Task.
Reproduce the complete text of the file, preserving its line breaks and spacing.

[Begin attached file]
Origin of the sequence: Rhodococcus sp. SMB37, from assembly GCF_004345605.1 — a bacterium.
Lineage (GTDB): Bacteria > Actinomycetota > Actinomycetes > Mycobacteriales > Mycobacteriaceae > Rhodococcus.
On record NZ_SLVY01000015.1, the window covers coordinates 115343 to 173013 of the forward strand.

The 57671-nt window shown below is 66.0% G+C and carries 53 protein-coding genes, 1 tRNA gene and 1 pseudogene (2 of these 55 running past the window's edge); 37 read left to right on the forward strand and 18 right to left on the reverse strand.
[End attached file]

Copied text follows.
Origin of the sequence: Rhodococcus sp. SMB37, from assembly GCF_004345605.1 — a bacterium.
Lineage (GTDB): Bacteria > Actinomycetota > Actinomycetes > Mycobacteriales > Mycobacteriaceae > Rhodococcus.
On record NZ_SLVY01000015.1, the window covers coordinates 115343 to 173013 of the forward strand.

The 57671-nt window shown below is 66.0% G+C and carries 53 protein-coding genes, 1 tRNA gene and 1 pseudogene (2 of these 55 running past the window's edge); 37 read left to right on the forward strand and 18 right to left on the reverse strand.